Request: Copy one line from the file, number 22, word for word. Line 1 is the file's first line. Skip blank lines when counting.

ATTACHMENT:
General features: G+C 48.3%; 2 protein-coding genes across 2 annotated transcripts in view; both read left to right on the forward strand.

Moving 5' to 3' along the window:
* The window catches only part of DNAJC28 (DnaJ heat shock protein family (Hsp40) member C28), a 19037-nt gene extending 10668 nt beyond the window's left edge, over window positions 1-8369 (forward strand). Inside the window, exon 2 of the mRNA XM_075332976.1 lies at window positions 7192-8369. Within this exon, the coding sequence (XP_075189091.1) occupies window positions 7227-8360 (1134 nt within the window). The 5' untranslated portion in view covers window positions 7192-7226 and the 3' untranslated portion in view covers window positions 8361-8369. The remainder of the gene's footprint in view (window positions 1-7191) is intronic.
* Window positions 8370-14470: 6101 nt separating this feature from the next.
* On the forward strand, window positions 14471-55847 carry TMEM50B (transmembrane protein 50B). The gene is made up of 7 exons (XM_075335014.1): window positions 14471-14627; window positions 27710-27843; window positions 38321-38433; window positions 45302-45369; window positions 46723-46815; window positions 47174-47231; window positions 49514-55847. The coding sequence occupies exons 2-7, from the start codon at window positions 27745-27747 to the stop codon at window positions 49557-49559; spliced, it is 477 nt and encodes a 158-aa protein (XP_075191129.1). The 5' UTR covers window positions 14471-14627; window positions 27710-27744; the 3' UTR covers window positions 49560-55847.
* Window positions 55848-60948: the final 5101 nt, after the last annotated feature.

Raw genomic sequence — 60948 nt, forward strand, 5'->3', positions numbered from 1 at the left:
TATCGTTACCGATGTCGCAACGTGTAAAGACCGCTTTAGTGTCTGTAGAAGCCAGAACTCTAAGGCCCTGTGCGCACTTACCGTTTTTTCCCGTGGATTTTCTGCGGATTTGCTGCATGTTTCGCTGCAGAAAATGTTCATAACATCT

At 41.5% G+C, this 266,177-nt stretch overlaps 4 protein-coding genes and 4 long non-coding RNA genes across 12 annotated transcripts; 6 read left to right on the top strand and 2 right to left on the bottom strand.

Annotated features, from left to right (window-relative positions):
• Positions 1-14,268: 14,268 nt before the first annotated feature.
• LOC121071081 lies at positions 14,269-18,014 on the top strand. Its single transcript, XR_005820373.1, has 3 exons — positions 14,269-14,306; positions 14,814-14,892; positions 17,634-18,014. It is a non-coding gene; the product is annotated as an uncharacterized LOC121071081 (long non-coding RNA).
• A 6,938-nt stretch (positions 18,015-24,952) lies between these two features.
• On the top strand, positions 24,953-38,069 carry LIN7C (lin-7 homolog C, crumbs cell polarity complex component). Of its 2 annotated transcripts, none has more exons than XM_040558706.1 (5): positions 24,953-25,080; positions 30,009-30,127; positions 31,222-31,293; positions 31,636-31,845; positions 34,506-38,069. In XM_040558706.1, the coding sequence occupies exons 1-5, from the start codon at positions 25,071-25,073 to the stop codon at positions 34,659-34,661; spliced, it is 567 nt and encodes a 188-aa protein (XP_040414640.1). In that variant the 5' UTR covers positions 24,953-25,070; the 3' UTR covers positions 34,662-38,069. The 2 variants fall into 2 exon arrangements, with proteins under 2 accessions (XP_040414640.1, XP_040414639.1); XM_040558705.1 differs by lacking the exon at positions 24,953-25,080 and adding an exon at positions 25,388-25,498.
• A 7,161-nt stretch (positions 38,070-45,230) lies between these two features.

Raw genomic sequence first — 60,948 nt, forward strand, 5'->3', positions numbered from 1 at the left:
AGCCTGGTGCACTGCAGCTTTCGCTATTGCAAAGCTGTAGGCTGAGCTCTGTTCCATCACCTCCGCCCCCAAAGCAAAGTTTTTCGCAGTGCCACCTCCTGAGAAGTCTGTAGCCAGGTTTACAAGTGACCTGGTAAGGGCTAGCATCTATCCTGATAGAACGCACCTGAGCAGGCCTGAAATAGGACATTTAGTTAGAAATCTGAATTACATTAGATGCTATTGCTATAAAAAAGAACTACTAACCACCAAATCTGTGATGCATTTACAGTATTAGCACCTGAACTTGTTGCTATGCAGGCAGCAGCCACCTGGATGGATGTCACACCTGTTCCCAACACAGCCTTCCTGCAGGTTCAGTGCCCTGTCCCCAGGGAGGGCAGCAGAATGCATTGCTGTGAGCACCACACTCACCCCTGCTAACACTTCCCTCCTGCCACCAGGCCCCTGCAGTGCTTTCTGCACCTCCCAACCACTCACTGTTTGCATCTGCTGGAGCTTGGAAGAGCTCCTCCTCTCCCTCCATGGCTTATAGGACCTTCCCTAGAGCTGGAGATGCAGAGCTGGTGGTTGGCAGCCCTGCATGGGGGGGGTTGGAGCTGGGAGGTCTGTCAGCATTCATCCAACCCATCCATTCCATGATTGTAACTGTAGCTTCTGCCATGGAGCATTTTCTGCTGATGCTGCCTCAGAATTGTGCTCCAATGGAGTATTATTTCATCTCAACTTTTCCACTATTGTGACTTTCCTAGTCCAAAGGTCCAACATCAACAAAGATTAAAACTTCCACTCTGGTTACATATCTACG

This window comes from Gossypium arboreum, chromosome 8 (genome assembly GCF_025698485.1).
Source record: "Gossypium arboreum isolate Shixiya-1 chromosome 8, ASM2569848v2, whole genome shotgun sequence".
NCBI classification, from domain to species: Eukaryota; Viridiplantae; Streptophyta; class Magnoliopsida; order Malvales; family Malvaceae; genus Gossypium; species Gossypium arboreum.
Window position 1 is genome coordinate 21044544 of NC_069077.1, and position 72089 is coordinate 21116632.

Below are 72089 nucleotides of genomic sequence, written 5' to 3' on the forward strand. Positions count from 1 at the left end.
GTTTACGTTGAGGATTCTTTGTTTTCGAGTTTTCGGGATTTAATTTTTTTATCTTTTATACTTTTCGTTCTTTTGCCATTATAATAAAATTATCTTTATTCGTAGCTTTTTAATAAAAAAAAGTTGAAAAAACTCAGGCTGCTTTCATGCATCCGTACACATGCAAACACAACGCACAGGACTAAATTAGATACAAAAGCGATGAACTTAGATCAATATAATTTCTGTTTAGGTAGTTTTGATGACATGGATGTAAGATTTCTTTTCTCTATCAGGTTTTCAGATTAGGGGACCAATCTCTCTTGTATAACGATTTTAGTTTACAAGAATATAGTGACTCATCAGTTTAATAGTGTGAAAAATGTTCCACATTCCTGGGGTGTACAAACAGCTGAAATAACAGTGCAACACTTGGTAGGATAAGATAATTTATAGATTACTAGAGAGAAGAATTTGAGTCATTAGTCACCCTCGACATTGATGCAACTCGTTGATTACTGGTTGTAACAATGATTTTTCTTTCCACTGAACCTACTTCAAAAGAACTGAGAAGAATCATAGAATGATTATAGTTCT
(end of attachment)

Below are 72089 nucleotides of genomic sequence, written 5' to 3' on the forward strand. Positions count from 1 at the left end.